First Ever Middle School EXPO
Posted by Nathan Hatt on 10/31/2018 3:00:00 PM
I hope that you are excited for the first ever middle school EXPO! There are a few ways in which this EXPO will be different.
Primarily, we are looking forward to shining the spotlight on our adolescent students. While we cherish our opportunities for all grades to come together and learn from one another, we also recognize the need to demarcate the developmental space for EXPO between children and adolescents. What we can expect to observe from adolescent students will help us to understand how we can best position ourselves as audience members.
According to the text Yardsticks, published from the Center for Responsive Schools, adolescents can be observed within their social and emotional development in different ways. Adolescents are capable and interested in perspective taking, reason, and empathy. They are interested in input from adults other than their teachers and parents. They are also capable of thinking abstractly about moral issues.
Our middle school EXPO is early this year in part to highlight the process of PBL. Expect to see projects that are in the middle of the PBL sequence. You will see evidence of learning, but also evidence of thinking. Students in some projects may not yet have a product to share. Look for examples of thinking such as the Driving Question and Need to Know process. Look for action plans, summary tables, and other PBL artifacts.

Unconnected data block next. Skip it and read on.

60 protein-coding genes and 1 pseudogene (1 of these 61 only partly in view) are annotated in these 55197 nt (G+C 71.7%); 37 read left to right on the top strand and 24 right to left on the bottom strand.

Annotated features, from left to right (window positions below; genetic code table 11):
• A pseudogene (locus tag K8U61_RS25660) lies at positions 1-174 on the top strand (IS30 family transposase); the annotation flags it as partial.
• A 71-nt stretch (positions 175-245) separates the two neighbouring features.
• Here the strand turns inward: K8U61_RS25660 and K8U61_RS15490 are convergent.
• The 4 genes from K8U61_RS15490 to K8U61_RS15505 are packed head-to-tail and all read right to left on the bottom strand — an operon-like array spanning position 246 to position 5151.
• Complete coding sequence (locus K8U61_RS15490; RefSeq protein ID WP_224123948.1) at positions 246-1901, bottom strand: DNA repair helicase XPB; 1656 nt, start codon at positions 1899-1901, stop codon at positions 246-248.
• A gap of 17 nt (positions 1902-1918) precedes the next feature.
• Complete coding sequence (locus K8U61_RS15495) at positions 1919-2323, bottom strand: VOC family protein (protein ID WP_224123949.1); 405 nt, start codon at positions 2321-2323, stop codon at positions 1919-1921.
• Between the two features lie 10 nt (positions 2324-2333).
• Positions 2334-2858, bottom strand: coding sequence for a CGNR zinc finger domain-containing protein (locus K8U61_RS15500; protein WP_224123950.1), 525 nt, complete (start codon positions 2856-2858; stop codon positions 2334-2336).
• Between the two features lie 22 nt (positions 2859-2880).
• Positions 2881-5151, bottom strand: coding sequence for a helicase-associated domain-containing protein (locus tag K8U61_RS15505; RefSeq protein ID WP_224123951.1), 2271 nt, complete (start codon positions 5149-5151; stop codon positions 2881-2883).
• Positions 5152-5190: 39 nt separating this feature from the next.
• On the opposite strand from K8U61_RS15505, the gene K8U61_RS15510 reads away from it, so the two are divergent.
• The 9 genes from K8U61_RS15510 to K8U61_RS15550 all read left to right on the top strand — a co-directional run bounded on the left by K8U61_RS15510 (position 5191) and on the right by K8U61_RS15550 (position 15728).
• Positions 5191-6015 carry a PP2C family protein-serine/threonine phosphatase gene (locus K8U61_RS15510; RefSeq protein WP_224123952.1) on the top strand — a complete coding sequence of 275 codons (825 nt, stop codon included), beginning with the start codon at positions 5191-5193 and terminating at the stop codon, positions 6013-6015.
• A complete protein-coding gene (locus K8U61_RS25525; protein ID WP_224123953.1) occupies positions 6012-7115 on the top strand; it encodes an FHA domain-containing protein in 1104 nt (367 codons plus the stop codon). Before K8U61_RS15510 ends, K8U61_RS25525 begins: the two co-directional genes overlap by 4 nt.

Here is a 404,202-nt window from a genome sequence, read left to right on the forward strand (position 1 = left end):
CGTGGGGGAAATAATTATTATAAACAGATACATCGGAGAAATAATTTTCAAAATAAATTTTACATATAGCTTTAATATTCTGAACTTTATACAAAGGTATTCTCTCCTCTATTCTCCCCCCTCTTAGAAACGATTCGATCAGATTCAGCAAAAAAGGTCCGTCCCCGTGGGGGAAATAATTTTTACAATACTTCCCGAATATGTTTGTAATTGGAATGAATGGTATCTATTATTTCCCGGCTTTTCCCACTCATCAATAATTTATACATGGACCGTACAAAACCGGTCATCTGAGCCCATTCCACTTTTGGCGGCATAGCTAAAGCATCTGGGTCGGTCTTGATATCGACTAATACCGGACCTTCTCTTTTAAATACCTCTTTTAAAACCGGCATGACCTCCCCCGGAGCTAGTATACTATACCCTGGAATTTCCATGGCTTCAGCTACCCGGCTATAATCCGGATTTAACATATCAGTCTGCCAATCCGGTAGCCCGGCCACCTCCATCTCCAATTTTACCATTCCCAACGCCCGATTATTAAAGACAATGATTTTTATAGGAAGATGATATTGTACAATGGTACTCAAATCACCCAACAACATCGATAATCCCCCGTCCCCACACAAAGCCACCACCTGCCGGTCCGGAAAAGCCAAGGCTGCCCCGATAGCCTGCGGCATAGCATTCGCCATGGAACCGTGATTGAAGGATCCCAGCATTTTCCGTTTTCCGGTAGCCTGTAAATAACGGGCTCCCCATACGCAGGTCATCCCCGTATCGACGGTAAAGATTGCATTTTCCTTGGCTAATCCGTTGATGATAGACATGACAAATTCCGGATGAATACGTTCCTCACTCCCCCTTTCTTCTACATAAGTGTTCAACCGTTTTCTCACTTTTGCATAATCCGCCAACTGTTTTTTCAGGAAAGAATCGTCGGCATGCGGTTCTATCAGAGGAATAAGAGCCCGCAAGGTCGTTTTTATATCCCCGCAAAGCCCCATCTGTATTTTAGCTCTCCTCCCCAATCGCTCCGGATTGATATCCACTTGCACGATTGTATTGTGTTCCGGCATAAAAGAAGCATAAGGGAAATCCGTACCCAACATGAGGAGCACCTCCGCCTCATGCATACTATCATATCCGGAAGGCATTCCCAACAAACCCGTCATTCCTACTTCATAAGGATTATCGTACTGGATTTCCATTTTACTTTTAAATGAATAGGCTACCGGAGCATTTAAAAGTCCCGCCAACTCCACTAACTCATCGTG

Some projects are geared toward a specific audience. For example, 6th grade students are making healthy snacks for the Ann Arbor Community Action Network. The authentic audience members for their project are representatives of that specific group. 8th grade students, on the other hand, are designing action plans for civic activism. Their authentic audience is comprised of community members, and will be interested in input from other adults.
At EXPO, we are asking that parents are engaged in the work of their students. That means thinking about the student process, but also giving structured feedback when asked to do so. As parents, we will need to be careful about how we give critiscm for projects. Here are a couple of suggestions... Consider what the criteria is for the project when giving any kind of feedback. For example, if a student is designing a stylish hat to block the sun, they will feedback on the style and feedback on its function. There will be forms to fill out so that students recieve written feedback that they can go over later. It is important that this feedback is private, and, if possible, not coming from the student's parent.
We are looking forward to seeing A2 STEAM families at EXPO this coming Monday, November 5th, 2018, from 5:30-7:15. All families are welcome!